Dental care for dogs is an essential yet sometimes overlooked part of good grooming. Paying attention to canine oral hygiene helps to maintain their overall health and wellbeing and prevent periodontal disease.
Periodontal disease is an infection or inflammation of structures supporting the teeth, such as the gums, the roots, and their interrelated parts. It is the most common dental condition in dogs, with 80% of them developing active dental disease by the age of three.
Here are six common signs and stages of periodontal disease:
1. Bad breath
This condition often goes ignored or unnoticed because dog owners consider it a normal occurrence. But canine bad breath that is severe enough for a human to feel nauseated warrants attention.
2. Appetite and Weight Loss
If canine teeth become inflamed or infected, dogs may show discomfort or pain when eating, or struggle to chew, or lose their appetite altogether.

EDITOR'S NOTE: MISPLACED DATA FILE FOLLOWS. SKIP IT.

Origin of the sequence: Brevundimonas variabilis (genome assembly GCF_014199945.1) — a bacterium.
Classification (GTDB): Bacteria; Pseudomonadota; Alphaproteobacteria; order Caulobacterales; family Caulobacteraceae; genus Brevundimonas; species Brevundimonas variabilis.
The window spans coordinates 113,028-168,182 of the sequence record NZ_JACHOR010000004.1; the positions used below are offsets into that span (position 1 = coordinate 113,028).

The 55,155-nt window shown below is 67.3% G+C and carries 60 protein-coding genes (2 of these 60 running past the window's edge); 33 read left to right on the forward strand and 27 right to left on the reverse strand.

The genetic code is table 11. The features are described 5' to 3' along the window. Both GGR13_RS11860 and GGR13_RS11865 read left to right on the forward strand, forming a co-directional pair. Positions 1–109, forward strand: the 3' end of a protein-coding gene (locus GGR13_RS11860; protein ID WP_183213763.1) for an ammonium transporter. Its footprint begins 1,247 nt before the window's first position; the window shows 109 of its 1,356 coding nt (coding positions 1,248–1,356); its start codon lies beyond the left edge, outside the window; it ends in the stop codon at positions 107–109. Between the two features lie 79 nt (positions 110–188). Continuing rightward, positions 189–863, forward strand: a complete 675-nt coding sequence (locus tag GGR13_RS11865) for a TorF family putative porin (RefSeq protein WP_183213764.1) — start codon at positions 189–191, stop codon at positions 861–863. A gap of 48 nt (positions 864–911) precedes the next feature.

When bacterial biofilm accumulates on the surface of canine teeth, it gradually transforms into a hardened thin coat called plaque.
Plaque bacteria releases toxins that damage the surrounding tissues, resulting in inflammation of the gums known as gingivitis.
Oral inflammation can lead to loss of the structural tissues surrounding the teeth, which show up as jaw fracture or loose teeth.
6. Organ Disease
Untreated periodontal disease can spread to the heart, kidney, or liver once oral bacteria enters the bloodstream.
Keep canine teeth in good condition by practicing these four tips:
- Brush canine teeth regularly.
- Use dental wipes for quick clean ups.
- Provide dog chews and dental treats for self-cleaning.
- Take your dog to the veterinarian twice a year for a dental check-up.
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